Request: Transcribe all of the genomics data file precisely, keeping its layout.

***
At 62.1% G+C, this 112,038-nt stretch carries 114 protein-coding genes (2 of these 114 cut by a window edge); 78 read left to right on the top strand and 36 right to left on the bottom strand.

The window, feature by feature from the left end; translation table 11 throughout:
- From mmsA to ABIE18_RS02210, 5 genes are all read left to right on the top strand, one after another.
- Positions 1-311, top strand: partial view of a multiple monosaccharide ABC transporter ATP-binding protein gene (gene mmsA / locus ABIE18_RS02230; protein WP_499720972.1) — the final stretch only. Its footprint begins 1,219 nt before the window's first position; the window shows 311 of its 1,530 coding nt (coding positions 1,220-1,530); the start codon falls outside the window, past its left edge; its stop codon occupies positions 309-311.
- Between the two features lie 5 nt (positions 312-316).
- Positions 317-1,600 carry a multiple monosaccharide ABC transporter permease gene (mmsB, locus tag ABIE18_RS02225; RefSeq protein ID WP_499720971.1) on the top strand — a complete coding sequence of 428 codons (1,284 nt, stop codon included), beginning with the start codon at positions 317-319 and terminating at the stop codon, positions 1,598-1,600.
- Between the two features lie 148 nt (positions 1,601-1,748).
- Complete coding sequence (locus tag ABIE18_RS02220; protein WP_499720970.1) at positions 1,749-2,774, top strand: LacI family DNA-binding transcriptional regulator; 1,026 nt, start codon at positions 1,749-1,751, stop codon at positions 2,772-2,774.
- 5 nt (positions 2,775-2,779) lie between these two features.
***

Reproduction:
At 62.1% G+C, this 112,038-nt stretch carries 114 protein-coding genes (2 of these 114 cut by a window edge); 78 read left to right on the top strand and 36 right to left on the bottom strand.

The window, feature by feature from the left end; translation table 11 throughout:
- From mmsA to ABIE18_RS02210, 5 genes are all read left to right on the top strand, one after another.
- Positions 1-311, top strand: partial view of a multiple monosaccharide ABC transporter ATP-binding protein gene (gene mmsA / locus ABIE18_RS02230; protein WP_499720972.1) — the final stretch only. Its footprint begins 1,219 nt before the window's first position; the window shows 311 of its 1,530 coding nt (coding positions 1,220-1,530); the start codon falls outside the window, past its left edge; its stop codon occupies positions 309-311.
- Between the two features lie 5 nt (positions 312-316).
- Positions 317-1,600 carry a multiple monosaccharide ABC transporter permease gene (mmsB, locus tag ABIE18_RS02225; RefSeq protein ID WP_499720971.1) on the top strand — a complete coding sequence of 428 codons (1,284 nt, stop codon included), beginning with the start codon at positions 317-319 and terminating at the stop codon, positions 1,598-1,600.
- Between the two features lie 148 nt (positions 1,601-1,748).
- Complete coding sequence (locus tag ABIE18_RS02220; protein WP_499720970.1) at positions 1,749-2,774, top strand: LacI family DNA-binding transcriptional regulator; 1,026 nt, start codon at positions 1,749-1,751, stop codon at positions 2,772-2,774.
- 5 nt (positions 2,775-2,779) lie between these two features.